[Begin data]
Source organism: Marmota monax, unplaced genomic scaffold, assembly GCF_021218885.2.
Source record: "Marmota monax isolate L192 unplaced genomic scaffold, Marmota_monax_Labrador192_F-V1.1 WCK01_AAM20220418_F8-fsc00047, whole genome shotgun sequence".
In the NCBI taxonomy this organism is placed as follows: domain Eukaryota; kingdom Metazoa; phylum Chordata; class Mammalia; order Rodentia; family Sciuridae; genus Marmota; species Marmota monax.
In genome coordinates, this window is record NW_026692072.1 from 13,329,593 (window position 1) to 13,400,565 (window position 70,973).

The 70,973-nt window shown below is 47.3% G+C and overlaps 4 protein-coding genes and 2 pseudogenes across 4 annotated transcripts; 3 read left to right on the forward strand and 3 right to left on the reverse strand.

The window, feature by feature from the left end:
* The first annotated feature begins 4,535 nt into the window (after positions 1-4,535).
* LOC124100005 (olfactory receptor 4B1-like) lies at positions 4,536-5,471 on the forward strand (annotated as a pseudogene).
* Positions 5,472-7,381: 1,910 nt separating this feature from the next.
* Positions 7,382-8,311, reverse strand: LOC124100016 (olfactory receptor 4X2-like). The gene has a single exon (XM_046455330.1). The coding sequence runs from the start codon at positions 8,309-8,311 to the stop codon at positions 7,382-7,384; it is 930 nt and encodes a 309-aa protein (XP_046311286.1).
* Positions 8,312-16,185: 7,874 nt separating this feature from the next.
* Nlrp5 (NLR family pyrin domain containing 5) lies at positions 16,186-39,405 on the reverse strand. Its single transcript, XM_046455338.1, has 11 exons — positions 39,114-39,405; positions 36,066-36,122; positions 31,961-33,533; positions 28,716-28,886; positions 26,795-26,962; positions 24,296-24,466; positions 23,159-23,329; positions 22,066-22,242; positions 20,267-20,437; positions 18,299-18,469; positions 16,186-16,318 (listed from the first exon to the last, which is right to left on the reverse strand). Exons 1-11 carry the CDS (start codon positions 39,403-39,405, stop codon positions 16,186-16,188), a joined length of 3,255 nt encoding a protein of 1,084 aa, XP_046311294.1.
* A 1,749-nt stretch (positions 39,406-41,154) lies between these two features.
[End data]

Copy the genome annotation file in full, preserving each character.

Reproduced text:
Source organism: Marmota monax, unplaced genomic scaffold, assembly GCF_021218885.2.
Source record: "Marmota monax isolate L192 unplaced genomic scaffold, Marmota_monax_Labrador192_F-V1.1 WCK01_AAM20220418_F8-fsc00047, whole genome shotgun sequence".
In the NCBI taxonomy this organism is placed as follows: domain Eukaryota; kingdom Metazoa; phylum Chordata; class Mammalia; order Rodentia; family Sciuridae; genus Marmota; species Marmota monax.
In genome coordinates, this window is record NW_026692072.1 from 13,329,593 (window position 1) to 13,400,565 (window position 70,973).

The 70,973-nt window shown below is 47.3% G+C and overlaps 4 protein-coding genes and 2 pseudogenes across 4 annotated transcripts; 3 read left to right on the forward strand and 3 right to left on the reverse strand.

The window, feature by feature from the left end:
* The first annotated feature begins 4,535 nt into the window (after positions 1-4,535).
* LOC124100005 (olfactory receptor 4B1-like) lies at positions 4,536-5,471 on the forward strand (annotated as a pseudogene).
* Positions 5,472-7,381: 1,910 nt separating this feature from the next.
* Positions 7,382-8,311, reverse strand: LOC124100016 (olfactory receptor 4X2-like). The gene has a single exon (XM_046455330.1). The coding sequence runs from the start codon at positions 8,309-8,311 to the stop codon at positions 7,382-7,384; it is 930 nt and encodes a 309-aa protein (XP_046311286.1).
* Positions 8,312-16,185: 7,874 nt separating this feature from the next.
* Nlrp5 (NLR family pyrin domain containing 5) lies at positions 16,186-39,405 on the reverse strand. Its single transcript, XM_046455338.1, has 11 exons — positions 39,114-39,405; positions 36,066-36,122; positions 31,961-33,533; positions 28,716-28,886; positions 26,795-26,962; positions 24,296-24,466; positions 23,159-23,329; positions 22,066-22,242; positions 20,267-20,437; positions 18,299-18,469; positions 16,186-16,318 (listed from the first exon to the last, which is right to left on the reverse strand). Exons 1-11 carry the CDS (start codon positions 39,403-39,405, stop codon positions 16,186-16,188), a joined length of 3,255 nt encoding a protein of 1,084 aa, XP_046311294.1.
* A 1,749-nt stretch (positions 39,406-41,154) lies between these two features.